When Chuck retired more than 30 years later, he asked Shanna and Ryan Henkel to buy the restaurant from him because he thought they were a good fit. Though Ryan had a culinary degree and had cooked in several restaurants, the couple was also recently married with a one-year-old.
“When we got married, my husband promised me we’d never own a restaurant,” says Shanna, who explained that it’s common industry practice for chefs to work until midnight and their partners to handle kids at home. “I didn’t want to raise children by myself, or have a husband who never saw his kids for dinner,” Shanna says.
Shanna says she talked to her grandma about the important decision, who told her, “Shanna, you’ve got to take a risk some time.” Though it was daunting, the Henkels felt prepared – Ryan with his culinary background and Shanna having worked for independent restaurant owners her whole life – and bought Village Coffee Shop in 2004. Ryan ran the kitchen and Shanna managed the front of the house, roles that largely remain today.
“When we took over the restaurant, the only change that Ryan wanted to make is that we brought in Cholula,” Shanna says.
The upgrade from red and green tabasco was eventually followed by the kitchen using fresh mushrooms and jalapeños, instead of canned ones, and sourcing coffee and bread locally.
Shanna and Ryan’s two sons started bussing tables at age 8 for their elementary school’s fundraiser at Village Coffee Shop.
When the pandemic hit, Cam Henkel became the restaurant’s main delivery driver at age 17.
His 14-year-old brother Jaden, a math whiz, waited tables. Without a point-of-service system, staff memorize most price combinations, with tax and coffee charges, to hang the tickets most efficiently.
“Before Covid, our kids largely had a life of leisure,” Shanna says. “I don’t know if we’d have a restaurant today if our children hadn’t worked so hard. They did not take days off last summer.”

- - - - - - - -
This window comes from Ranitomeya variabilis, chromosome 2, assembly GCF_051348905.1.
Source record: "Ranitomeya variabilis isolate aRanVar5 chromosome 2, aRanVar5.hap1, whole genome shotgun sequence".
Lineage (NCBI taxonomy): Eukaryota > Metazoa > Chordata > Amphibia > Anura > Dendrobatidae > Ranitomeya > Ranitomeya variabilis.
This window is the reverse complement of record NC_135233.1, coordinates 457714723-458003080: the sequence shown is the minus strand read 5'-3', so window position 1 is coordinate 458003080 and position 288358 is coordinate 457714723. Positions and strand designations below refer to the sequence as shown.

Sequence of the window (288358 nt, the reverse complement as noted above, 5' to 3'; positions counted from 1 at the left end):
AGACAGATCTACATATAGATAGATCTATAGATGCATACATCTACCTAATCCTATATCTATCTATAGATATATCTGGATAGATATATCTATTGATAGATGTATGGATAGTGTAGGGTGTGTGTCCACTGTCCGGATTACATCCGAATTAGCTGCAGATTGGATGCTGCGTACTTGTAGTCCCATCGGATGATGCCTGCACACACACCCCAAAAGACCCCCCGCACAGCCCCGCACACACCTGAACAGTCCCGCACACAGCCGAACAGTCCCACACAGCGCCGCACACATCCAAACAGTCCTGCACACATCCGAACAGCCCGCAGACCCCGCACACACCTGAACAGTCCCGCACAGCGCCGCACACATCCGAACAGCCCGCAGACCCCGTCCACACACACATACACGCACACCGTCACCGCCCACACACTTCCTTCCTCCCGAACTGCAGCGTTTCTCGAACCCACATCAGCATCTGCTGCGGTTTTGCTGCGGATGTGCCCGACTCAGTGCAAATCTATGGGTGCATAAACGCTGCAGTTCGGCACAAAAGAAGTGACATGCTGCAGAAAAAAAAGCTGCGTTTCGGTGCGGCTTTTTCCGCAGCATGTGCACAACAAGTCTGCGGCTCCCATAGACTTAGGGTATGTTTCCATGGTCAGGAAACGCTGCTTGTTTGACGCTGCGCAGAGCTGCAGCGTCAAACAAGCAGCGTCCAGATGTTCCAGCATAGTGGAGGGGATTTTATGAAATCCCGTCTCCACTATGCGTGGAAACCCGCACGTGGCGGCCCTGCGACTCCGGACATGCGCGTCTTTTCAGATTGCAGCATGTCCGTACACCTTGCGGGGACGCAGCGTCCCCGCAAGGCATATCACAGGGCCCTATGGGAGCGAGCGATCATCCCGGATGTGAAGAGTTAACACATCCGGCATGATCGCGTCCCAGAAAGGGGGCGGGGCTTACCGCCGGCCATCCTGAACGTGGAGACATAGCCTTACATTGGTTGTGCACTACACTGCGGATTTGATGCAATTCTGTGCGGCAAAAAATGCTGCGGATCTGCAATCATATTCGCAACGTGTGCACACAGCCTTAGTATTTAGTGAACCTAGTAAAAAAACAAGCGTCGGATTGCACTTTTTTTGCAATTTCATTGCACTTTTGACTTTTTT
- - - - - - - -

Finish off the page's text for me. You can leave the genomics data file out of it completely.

Coming back to life
Starting in March, Village Coffee Shop shut down indoor dining for around four months. “The first couple weeks, I just cried a lot,” Shanna says.
The couple started Chef Ryan’s Heat and Serve Dinners From Home, where Ryan cooked weekly dishes, like chicken piccata and Cesar salad, for friends who picked up meals from the restaurant during normal business hours. Though Ryan cooked a different readymade dinner for 15 weeks, the efforts weren’t entirely sustainable considering Village Coffee Shop’s minimal refrigerator volume.
Though the pre-made dinners paid rent and not much else, the Henkels are grateful for Boulder’s support during that time. In addition to those who ordered out, Shanna thanked residents who tipped generously and bought gift cards for the staff.
In February, Village earned some minor celebrity when it won support from the Barstool Fund, sponsored by entertainment brand Barstool Sports, which financed several small U.S. businesses financially impacted by the pandemic.
Shanna started planning an application video. They shot in Village Coffee Shop, which Shanna described as “somewhat sports-centric,” though she didn’t know at the time that Barstool Sports was an athletic media brand.
Barstool paid a little less than half of Village Coffee Shop’s rent in March, April, May and June. The organization emails the restaurant every month to see what’s changed financially. “I am so eager to decline their help in July because we feel like we are making it on our own again,” Shanna says.
“The reason we come to work every morning is to build relationships with people,” Shanna says.
“The vehicle we use for doing that is excellent food at inexpensive prices with generous portions, but our motivation is the authentic relationships with the people.”
Header photo: Jess Mordacq